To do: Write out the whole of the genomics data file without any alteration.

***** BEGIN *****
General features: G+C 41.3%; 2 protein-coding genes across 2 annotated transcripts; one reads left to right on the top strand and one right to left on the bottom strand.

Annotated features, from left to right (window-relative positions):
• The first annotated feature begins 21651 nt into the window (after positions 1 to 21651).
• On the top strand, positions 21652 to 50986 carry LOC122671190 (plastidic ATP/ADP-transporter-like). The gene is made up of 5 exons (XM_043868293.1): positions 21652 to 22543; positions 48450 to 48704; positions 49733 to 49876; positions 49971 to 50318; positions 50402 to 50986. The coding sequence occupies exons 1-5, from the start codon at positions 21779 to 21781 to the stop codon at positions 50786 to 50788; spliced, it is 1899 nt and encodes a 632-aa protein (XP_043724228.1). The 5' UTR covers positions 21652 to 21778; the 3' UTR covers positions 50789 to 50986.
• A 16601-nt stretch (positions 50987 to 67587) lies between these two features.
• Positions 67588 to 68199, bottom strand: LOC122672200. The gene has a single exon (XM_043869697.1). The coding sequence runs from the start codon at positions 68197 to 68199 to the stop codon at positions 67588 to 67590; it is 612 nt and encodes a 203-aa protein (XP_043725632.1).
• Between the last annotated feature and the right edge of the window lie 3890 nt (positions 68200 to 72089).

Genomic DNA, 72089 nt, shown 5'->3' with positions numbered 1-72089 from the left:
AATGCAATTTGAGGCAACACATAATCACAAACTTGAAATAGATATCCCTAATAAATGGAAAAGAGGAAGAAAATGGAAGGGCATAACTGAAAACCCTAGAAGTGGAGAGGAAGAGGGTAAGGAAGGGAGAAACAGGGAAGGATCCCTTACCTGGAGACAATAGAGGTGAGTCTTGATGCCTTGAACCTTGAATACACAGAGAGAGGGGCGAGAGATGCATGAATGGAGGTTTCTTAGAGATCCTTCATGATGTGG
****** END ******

General features: G+C 41.3%; 2 protein-coding genes across 2 annotated transcripts; one reads left to right on the top strand and one right to left on the bottom strand.

Annotated features, from left to right (window-relative positions):
• The first annotated feature begins 21651 nt into the window (after positions 1 to 21651).
• On the top strand, positions 21652 to 50986 carry LOC122671190 (plastidic ATP/ADP-transporter-like). The gene is made up of 5 exons (XM_043868293.1): positions 21652 to 22543; positions 48450 to 48704; positions 49733 to 49876; positions 49971 to 50318; positions 50402 to 50986. The coding sequence occupies exons 1-5, from the start codon at positions 21779 to 21781 to the stop codon at positions 50786 to 50788; spliced, it is 1899 nt and encodes a 632-aa protein (XP_043724228.1). The 5' UTR covers positions 21652 to 21778; the 3' UTR covers positions 50789 to 50986.
• A 16601-nt stretch (positions 50987 to 67587) lies between these two features.
• Positions 67588 to 68199, bottom strand: LOC122672200. The gene has a single exon (XM_043869697.1). The coding sequence runs from the start codon at positions 68197 to 68199 to the stop codon at positions 67588 to 67590; it is 612 nt and encodes a 203-aa protein (XP_043725632.1).
• Between the last annotated feature and the right edge of the window lie 3890 nt (positions 68200 to 72089).

Genomic DNA, 72089 nt, shown 5'->3' with positions numbered 1-72089 from the left:
AATGCAATTTGAGGCAACACATAATCACAAACTTGAAATAGATATCCCTAATAAATGGAAAAGAGGAAGAAAATGGAAGGGCATAACTGAAAACCCTAGAAGTGGAGAGGAAGAGGGTAAGGAAGGGAGAAACAGGGAAGGATCCCTTACCTGGAGACAATAGAGGTGAGTCTTGATGCCTTGAACCTTGAATACACAGAGAGAGGGGCGAGAGATGCATGAATGGAGGTTTCTTAGAGATCCTTCATGATGTGG